The two bodies laid out four ‘non-negotiable criteria’ which need to be met before ALKS can be classified as automated.
- The vehicle must have the capability, and be allowed through legislation, to safely change lanes to avoid an incident
- The vehicle must be able to find a ‘safe harbour’ at the roadside and not stop in a ‘live’ lane
- The system must be able to recognise UK road signs, which needs to be assured by an independent organisation
- Data must be made available remotely through a neutral server to verify who was ‘in charge’ at the time of an incident – the driver or the vehicle.
‘While the insurance industry fully supports the development towards more automated vehicles, drivers must not be given unrealistic expectations about a system’s capability. It is vital that ALKS, which rely on the driver to take back control, are not classed as automated, but as assisted systems,’ said Mark Shepherd, assistant director and head of general insurance policy at ABI.
He went on to state that Thatcham Research had identified some concerning scenarios where the technology might not operate safely without driver intervention, which would need to be addressed in the consultation.
A first step
The government outlined that vehicles fitted with ALKS technology could be legally defined as ‘self-driving,’ as long as they met type approval and there is not any evidence standing against their ability to ‘self-drive.’ The announcement comes as a new consultation is launched on Highway Code rules. With the rapid development of autonomous technology, legislation will need to ensure its safe and responsible use.
‘This is a major step for the safe use of self-driving vehicles in the UK, making future journeys greener, easier and more reliable while also helping the nation to build back better,’ said transport minister Rachel Maclean. ‘But we must ensure that this exciting new tech is deployed safely, which is why we are consulting on what the rules to enable this should look like. In doing so, we can improve transport for all, securing the UK’s place as a global science superpower.’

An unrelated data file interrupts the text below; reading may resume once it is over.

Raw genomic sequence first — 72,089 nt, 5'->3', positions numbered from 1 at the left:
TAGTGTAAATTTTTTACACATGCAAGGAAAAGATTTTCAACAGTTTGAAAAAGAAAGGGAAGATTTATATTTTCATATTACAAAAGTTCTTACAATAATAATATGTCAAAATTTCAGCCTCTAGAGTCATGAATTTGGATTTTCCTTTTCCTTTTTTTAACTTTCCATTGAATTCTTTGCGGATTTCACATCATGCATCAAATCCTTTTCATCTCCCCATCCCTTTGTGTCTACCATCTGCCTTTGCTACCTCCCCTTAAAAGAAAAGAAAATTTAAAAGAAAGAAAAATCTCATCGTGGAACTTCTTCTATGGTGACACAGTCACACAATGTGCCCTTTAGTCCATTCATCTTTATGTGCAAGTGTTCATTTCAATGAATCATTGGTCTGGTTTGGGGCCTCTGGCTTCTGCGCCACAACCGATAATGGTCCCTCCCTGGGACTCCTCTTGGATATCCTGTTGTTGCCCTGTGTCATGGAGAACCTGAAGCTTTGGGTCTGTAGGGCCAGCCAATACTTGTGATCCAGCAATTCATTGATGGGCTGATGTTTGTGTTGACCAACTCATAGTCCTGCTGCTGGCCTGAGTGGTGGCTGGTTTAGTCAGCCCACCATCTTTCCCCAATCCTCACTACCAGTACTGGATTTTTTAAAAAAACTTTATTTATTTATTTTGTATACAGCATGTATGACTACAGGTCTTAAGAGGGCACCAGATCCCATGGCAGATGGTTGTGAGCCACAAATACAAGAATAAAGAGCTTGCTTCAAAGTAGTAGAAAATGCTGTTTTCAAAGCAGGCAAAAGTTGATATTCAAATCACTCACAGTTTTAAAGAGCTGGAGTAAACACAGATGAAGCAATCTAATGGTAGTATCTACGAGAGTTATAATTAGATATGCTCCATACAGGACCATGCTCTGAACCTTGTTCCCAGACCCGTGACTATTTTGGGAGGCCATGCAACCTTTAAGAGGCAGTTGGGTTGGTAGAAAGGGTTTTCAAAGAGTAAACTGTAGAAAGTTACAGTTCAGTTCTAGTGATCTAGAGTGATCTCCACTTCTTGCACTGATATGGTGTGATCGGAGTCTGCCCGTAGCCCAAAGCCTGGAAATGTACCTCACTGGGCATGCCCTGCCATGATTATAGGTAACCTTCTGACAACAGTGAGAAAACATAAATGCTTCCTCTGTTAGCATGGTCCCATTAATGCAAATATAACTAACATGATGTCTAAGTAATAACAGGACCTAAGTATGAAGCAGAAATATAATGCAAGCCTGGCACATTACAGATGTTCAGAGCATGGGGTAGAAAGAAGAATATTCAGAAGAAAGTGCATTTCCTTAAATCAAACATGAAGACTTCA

The government argues autonomous technology could improve road safety by reducing human error, which they say contributes to 85% of accidents. This is a point Mike Hawes, Society of Motor Manufacturers and Traders (SMMT) chief executive, agreed with as he welcomed the technological and legal step forward. ‘Automated driving systems could prevent 47,000 serious accidents and save 3,900 lives over the next decade through their ability to reduce the single largest cause of road accidents – human error.’
It could help bring about the end of urban congestion, lower emissions, and provide a means of transportation for people with mobility issues. Furthermore, the government argues that connected and autonomous-vehicle technology could create roughly 38,000 new jobs, in a UK industry that could be worth £42 billion (€48 billion) by 2035.
‘Technologies such as Automated Lane Keeping Systems will pave the way for higher levels of automation in future – and these advances will unleash Britain’s potential to be a world leader in the development and use of these technologies, creating essential jobs while ensuring our roads remain among the safest on the planet.’